Wednesday, September 19, 2007

William Wordsworth’s, “I Wandered Lonely as a Cloud”, presents an appreciation for the beauty of the world around us. The speaker in this piece is a person who is wandering, although through the use of multiple conceits Wordsworth creates the image of a cloud looking over a field of daffodils. By comparing the speaker to a cloud Wordsworth gives him the ability to see things from a great distance, without having any effect on that which is being observed. Another conceit used in the piece is the comparison of the people, and the sights of the speaker to daffodils. Daffodils are distinct flowers that are most widely known as being yellow, and in that way they are seen as uniform. However, Wordsworth gives the flowers individuality in their motions. That is to that though the flowers are visually similar they nonetheless were “fluttering and dancing in the breeze”. A poem is an effective literary form for Wordsworth to have used because it allows great freedom in ways such as the use of metaphors and sentence structure. The rhyming pattern adds to the tone of the piece through the way that it goes back and forth between rhyming sound, similar to the way in which the daffodils are dancing.

The conceit of the cloud ends before the poem does, allowing the reader to understand better the true speaker. While the cloud travels and watches over the daffodils, the speaker lays on his couch and thinks of these things. This can be related to the ideas of cities and their inhabitants because so often despite the beauty of cities their inhabitants remain inside. This reminds me directly of Loyola because so many of the students remain disconnected from the city. While every student has physically been through the city, like the cloud wandering above, not as many actually got off their couches and internalize all that the city has to offer.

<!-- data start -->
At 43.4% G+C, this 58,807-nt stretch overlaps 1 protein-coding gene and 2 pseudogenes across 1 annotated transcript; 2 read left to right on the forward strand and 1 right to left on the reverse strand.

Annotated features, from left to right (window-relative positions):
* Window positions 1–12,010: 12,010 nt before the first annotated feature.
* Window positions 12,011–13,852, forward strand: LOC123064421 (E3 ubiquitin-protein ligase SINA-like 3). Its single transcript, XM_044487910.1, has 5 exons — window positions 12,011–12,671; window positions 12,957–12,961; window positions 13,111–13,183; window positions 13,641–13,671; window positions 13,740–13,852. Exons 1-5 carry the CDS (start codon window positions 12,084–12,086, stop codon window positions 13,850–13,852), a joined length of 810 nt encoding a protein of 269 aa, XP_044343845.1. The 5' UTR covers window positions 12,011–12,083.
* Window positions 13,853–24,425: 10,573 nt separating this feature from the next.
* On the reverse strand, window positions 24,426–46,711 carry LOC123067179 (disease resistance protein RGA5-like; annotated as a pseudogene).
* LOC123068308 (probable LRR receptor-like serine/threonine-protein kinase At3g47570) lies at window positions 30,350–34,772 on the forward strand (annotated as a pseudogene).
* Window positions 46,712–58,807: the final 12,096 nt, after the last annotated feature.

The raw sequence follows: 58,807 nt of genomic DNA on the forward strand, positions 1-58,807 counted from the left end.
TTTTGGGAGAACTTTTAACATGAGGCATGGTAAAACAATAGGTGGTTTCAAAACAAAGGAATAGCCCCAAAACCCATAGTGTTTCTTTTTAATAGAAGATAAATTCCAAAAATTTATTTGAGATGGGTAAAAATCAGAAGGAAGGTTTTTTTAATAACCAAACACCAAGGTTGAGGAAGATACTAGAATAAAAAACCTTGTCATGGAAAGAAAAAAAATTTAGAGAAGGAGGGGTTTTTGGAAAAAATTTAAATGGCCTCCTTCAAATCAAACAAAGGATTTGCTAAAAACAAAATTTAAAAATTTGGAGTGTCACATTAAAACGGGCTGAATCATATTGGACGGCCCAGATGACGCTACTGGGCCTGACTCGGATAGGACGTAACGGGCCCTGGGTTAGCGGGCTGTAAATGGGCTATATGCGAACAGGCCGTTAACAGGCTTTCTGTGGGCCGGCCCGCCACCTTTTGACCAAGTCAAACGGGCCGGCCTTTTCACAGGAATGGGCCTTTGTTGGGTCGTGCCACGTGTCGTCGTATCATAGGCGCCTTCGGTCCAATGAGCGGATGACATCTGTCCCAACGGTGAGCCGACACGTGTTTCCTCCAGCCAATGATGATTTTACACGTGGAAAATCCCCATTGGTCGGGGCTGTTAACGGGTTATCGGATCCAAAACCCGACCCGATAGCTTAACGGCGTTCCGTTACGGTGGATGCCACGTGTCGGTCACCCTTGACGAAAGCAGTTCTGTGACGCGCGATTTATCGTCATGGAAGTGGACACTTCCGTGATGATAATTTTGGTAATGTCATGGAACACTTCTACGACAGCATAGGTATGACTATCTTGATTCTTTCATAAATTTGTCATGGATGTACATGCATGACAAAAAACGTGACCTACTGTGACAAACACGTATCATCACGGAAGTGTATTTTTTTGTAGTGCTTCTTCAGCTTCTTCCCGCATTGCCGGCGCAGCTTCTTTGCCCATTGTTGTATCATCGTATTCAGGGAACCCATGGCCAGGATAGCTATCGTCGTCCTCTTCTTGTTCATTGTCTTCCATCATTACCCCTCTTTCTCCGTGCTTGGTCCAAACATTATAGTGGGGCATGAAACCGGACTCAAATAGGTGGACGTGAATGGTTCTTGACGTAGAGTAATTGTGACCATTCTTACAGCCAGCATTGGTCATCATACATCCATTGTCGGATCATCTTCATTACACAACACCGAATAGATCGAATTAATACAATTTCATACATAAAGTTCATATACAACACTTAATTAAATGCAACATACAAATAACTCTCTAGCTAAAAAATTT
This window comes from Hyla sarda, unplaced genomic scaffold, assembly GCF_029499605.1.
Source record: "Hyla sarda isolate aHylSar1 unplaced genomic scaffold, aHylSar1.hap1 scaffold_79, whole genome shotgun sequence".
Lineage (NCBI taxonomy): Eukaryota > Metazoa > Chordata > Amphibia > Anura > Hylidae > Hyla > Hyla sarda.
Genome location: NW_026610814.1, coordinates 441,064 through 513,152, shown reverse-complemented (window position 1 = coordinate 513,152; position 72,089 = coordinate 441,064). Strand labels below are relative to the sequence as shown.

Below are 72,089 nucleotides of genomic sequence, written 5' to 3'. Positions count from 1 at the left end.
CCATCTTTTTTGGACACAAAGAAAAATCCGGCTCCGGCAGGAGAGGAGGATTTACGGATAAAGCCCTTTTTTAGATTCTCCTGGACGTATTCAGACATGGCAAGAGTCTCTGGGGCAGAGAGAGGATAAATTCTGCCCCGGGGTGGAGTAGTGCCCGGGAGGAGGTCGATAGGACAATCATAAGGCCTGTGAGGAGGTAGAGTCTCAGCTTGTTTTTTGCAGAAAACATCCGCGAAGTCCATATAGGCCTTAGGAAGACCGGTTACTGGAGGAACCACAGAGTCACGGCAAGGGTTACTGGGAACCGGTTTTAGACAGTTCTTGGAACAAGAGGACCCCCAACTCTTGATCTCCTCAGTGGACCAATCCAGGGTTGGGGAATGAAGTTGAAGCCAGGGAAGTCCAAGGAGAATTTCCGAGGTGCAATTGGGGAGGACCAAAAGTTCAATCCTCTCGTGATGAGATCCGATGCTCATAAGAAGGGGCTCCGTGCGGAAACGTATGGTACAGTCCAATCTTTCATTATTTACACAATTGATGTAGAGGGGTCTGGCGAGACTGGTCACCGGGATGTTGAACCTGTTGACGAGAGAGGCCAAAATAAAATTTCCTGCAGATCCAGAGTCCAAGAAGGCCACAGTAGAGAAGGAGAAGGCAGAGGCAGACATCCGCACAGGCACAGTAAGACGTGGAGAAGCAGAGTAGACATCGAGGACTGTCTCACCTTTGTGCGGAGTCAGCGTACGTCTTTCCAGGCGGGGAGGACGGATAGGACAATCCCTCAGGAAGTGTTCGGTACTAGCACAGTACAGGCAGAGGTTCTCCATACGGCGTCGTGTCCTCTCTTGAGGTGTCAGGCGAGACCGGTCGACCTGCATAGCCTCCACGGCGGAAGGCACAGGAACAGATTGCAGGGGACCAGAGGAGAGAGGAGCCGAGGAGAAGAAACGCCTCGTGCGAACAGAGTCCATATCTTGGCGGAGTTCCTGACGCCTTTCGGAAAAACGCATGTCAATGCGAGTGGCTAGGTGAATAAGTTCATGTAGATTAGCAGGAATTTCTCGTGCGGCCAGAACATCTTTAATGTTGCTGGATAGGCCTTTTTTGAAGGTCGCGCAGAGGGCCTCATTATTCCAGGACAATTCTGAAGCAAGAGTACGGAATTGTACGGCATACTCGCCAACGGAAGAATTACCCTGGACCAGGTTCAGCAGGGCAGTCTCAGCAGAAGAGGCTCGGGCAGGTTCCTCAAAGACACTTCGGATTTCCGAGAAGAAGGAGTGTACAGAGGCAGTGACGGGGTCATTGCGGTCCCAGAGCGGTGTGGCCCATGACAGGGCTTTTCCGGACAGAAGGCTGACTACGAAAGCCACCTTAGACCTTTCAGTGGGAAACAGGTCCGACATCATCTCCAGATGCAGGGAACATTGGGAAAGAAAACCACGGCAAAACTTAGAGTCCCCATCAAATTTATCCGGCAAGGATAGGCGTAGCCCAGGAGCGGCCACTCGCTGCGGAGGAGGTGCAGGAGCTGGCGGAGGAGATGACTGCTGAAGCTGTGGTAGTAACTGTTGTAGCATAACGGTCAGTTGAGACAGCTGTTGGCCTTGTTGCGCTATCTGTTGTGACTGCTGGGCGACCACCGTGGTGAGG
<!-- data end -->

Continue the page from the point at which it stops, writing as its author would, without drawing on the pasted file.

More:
In my previous Event Analysis, I discussed “the oneness” of people despite their backgrounds. Wordsworth, too, demonstrates “the oneness” through the idea that everyone is a daffodil. However, the image he creates has an effect more of superficial similarities than they idea that beneath everything we are humans. Also because in the conceit the speaker is a cloud, high above and separate from the flowers, it differs from my own experiences in Baltimore. That is not to say however, that I have always felt as connected with Baltimore. When I first came to Loyola their seemed to be a barrier equal to that between a cloud in the sky and flowers rooted in the ground. However, it was through service and experience that the distance became not as vast.

The poem challenges the reader to appreciate the beauty within everyone; to see the daffodil within everyone. Beyond seeing the beauty in individuals, the speaker is able to see the beauty of his surroundings despite being isolated. However, I think the poem welcomes people to remain within their comfort zone. The speaker sets the example of not actually leaving his couch, and therefore remains lonely. Through negation the poem implies that if you wander through the world in reality you will see much more and by being on the ground amongst the flowers no longer be as lonely as the cloud.

No comments: